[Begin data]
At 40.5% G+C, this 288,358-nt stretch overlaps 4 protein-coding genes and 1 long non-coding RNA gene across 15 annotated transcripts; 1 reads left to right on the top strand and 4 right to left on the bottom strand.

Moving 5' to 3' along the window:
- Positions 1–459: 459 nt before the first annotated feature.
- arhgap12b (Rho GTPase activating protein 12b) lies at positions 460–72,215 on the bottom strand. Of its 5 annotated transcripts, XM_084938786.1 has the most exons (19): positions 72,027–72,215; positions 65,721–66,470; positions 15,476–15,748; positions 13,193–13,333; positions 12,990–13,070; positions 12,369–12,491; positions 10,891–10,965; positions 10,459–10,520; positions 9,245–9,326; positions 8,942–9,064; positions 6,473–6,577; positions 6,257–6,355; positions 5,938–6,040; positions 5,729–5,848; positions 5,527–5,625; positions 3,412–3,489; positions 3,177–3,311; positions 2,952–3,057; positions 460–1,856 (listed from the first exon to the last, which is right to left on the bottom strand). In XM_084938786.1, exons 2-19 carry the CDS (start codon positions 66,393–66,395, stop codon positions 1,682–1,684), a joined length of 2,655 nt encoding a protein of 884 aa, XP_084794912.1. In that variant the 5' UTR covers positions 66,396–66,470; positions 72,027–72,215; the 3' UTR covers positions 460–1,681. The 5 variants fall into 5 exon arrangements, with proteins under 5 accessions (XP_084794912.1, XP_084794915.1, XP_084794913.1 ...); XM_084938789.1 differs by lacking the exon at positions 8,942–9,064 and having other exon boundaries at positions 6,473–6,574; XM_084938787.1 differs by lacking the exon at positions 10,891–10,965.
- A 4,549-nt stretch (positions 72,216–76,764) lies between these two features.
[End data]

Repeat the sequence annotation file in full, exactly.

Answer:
At 40.5% G+C, this 288,358-nt stretch overlaps 4 protein-coding genes and 1 long non-coding RNA gene across 15 annotated transcripts; 1 reads left to right on the top strand and 4 right to left on the bottom strand.

Moving 5' to 3' along the window:
- Positions 1–459: 459 nt before the first annotated feature.
- arhgap12b (Rho GTPase activating protein 12b) lies at positions 460–72,215 on the bottom strand. Of its 5 annotated transcripts, XM_084938786.1 has the most exons (19): positions 72,027–72,215; positions 65,721–66,470; positions 15,476–15,748; positions 13,193–13,333; positions 12,990–13,070; positions 12,369–12,491; positions 10,891–10,965; positions 10,459–10,520; positions 9,245–9,326; positions 8,942–9,064; positions 6,473–6,577; positions 6,257–6,355; positions 5,938–6,040; positions 5,729–5,848; positions 5,527–5,625; positions 3,412–3,489; positions 3,177–3,311; positions 2,952–3,057; positions 460–1,856 (listed from the first exon to the last, which is right to left on the bottom strand). In XM_084938786.1, exons 2-19 carry the CDS (start codon positions 66,393–66,395, stop codon positions 1,682–1,684), a joined length of 2,655 nt encoding a protein of 884 aa, XP_084794912.1. In that variant the 5' UTR covers positions 66,396–66,470; positions 72,027–72,215; the 3' UTR covers positions 460–1,681. The 5 variants fall into 5 exon arrangements, with proteins under 5 accessions (XP_084794912.1, XP_084794915.1, XP_084794913.1 ...); XM_084938789.1 differs by lacking the exon at positions 8,942–9,064 and having other exon boundaries at positions 6,473–6,574; XM_084938787.1 differs by lacking the exon at positions 10,891–10,965.
- A 4,549-nt stretch (positions 72,216–76,764) lies between these two features.